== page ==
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10 things you never want to have to admit in a retaliation case

by on
in Discrimination and Harassment,Human Resources

When an employee either complains internally about discrimination or goes to an outside agency like the EEOC to lodge a complaint, she has engaged in what’s called “protected activity.” She may not be right about the discrimination, but if her employer retaliated against her for complaining in the first place, she could win a large jury award anyway.

That’s why it’s so important to prevent retaliation. It’s a legal minefield if you do get sued.

You’ll want to avoid at all costs having to admit to any of these 10 things if you’re embroiled in a retaliation case.

1. No, we don’t have a separate policy against retaliation. This is a deadly admission. It’s akin to saying you never thought through what might happen to an employee who came forward to report wrongdoing—or even considered that those affected by a complaint might get angry and lash out at the accuser.

2. No, we haven’t trained supervisors about our retaliation. What will a jury think when it hears this admission? Probably that you don’t take complaints seriously and don’t really care whether a supervisor punishes a subordinate who dares to speak out.

3. No, I didn’t know our supervisors give references about former employees. If you don’t require all inquiries to come through HR, you are playing a dangerous game. Consider the example of a terminated employee who filed a discrimination suit: She tries to get another job and a hiring manager calls for information. If the call comes to HR, you can provide basic information—confirming employment dates and no more. But if the supervisor provides a scathing reference, that may be retaliation.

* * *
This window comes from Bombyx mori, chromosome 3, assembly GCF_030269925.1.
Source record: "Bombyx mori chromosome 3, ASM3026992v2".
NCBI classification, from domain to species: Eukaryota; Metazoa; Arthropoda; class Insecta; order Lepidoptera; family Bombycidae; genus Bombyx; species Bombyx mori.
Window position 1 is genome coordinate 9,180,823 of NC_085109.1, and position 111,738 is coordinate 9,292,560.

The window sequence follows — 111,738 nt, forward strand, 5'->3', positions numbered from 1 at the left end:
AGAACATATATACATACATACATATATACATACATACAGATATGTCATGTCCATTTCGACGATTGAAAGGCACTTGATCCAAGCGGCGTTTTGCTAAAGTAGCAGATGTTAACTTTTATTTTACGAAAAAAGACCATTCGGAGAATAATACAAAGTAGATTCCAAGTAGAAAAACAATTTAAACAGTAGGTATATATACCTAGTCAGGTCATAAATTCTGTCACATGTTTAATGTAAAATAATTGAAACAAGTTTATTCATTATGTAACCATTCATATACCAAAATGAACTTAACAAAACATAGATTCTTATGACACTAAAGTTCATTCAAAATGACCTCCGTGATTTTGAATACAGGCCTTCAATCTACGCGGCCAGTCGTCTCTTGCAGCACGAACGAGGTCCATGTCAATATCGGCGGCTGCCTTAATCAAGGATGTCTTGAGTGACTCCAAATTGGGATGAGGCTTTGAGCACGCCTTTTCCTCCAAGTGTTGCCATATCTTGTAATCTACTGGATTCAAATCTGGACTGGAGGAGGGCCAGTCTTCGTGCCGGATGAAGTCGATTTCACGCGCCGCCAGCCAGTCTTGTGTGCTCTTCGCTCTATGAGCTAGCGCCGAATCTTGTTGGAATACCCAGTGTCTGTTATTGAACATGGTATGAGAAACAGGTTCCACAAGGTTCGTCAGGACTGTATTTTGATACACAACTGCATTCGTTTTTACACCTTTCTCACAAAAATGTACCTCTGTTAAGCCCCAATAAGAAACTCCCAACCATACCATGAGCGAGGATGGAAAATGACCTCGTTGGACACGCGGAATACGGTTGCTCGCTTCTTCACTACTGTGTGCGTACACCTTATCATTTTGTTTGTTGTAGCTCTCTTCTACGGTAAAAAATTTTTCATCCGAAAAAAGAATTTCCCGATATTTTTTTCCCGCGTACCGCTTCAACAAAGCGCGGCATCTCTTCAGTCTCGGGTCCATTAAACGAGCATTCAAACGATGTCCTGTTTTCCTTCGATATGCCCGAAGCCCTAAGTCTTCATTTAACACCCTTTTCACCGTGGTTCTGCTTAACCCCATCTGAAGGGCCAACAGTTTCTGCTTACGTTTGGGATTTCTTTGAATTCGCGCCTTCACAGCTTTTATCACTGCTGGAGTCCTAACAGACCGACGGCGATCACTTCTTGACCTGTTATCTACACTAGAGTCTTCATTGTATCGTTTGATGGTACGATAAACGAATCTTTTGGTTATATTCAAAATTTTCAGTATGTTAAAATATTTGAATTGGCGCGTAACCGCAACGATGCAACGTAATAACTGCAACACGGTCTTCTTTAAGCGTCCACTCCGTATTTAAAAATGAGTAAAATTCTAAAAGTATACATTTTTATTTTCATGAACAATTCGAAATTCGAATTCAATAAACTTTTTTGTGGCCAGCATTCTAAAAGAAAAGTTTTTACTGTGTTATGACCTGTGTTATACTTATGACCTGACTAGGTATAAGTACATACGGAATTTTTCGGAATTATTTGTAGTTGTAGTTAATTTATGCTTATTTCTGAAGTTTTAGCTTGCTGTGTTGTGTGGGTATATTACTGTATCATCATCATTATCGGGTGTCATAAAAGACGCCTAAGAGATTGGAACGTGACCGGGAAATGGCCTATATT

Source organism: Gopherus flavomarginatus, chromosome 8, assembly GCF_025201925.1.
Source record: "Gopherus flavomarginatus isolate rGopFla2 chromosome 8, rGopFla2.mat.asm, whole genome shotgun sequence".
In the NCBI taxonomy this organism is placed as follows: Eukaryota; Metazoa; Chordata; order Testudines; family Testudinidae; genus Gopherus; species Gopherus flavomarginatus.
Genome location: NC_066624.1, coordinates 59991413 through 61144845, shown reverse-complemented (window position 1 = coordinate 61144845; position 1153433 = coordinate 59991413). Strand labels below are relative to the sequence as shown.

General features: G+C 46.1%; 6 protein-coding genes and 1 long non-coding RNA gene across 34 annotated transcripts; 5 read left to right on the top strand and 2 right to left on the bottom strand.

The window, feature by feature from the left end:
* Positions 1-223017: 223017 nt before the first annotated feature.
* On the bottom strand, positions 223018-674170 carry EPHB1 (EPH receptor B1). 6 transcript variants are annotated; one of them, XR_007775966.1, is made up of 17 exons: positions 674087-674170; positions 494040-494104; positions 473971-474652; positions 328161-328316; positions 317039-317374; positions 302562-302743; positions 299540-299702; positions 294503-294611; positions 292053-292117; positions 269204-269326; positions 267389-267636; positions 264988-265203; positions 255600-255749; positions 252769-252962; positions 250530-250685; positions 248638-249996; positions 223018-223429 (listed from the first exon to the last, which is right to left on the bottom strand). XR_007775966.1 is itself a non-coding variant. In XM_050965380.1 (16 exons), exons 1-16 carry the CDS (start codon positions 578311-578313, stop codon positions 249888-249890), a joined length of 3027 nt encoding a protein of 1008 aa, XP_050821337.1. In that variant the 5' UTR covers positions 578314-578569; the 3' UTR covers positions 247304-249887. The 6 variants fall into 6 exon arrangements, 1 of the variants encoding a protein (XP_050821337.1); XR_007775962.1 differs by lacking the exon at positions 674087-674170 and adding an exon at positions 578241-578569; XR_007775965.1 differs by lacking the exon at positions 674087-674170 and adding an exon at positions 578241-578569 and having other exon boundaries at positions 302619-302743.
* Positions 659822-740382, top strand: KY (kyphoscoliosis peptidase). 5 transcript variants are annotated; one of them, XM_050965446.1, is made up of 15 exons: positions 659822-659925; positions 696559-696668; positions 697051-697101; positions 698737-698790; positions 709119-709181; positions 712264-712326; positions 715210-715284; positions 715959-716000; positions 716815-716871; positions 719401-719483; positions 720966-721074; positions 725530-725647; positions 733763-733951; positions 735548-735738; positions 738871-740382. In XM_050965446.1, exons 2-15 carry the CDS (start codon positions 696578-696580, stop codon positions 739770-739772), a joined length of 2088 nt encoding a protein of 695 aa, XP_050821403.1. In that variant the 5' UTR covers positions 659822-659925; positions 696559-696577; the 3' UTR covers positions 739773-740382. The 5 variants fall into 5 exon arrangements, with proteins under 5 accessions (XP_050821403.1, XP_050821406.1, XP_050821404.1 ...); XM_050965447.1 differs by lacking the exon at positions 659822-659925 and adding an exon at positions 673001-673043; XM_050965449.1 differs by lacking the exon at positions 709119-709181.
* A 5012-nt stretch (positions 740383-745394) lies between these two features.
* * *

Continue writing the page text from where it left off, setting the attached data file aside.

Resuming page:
4. I knew about the retaliation claim, but I didn’t tell the accused—or anyone else. Maybe you thought you could avoid future problems by keeping it confidential. That’s a serious mistake. Not only won’t this fly with a jury, but keeping silent likely will simply encourage more supervisory retaliation, strengthening the employee’s legal case. Instead of ignoring the problem, discuss it openly. Then reverse any adverse action the supervisor took that wasn’t clearly justified and supported by strong documentation.

5. Yes, it’s true that she wasn’t disciplined until after she complained. But we really should have disciplined her before then. We were trying to work with her. No jury is going to believe this one, especially if the employee received good performance evaluations before she complained. Work with employees who have performance problems by engaging them in progressive discipline. Document every warning and performance improvement plan as you go. Otherwise, sudden discipline will look like retaliation.

6. Normally we don’t contest un­­employment benefits, but we decided to appeal in this case. Really? Why did you make an exception this time? Either routinely oppose unemployment benefits for anyone fired for misconduct, or never do so. It doesn’t pass the smell test if you oppose benefits only for someone who just happened to have filed a complaint before she was fired.

7. Yes, the employee’s discrimination complaint was briefly discussed—but not in a bad way—when we considered him for promotion. Any mention of the prior complaint will taint the entire process. And it isn’t relevant. Focus on performance and qualifications and be sure to ask all candidates the same questions.

8. I investigated and wrote a report about the discrimination complaint, but didn’t write a separate report concerning the retaliation complaint. Again, why not? If you don’t write up a report, a jury will think you didn’t take the alleged retaliation seriously—or worse, that you condoned it.

9. No, when we decided to fire him, HR didn’t know he had filed a complaint. How could that be? Monitor all discipline that follows a complaint.

10. Yes, I did tell her we were eliminating her position when the real reason for termination was poor performance. But honestly, it had nothing to do with the prior complaint. If the real reason was poor performance, surely you documented concrete examples of problems. You can’t escape scrutiny simply by inventing a reduction in force. Courts expect you to prove it was a real layoff when the job terminated belonged to a complaining employee.

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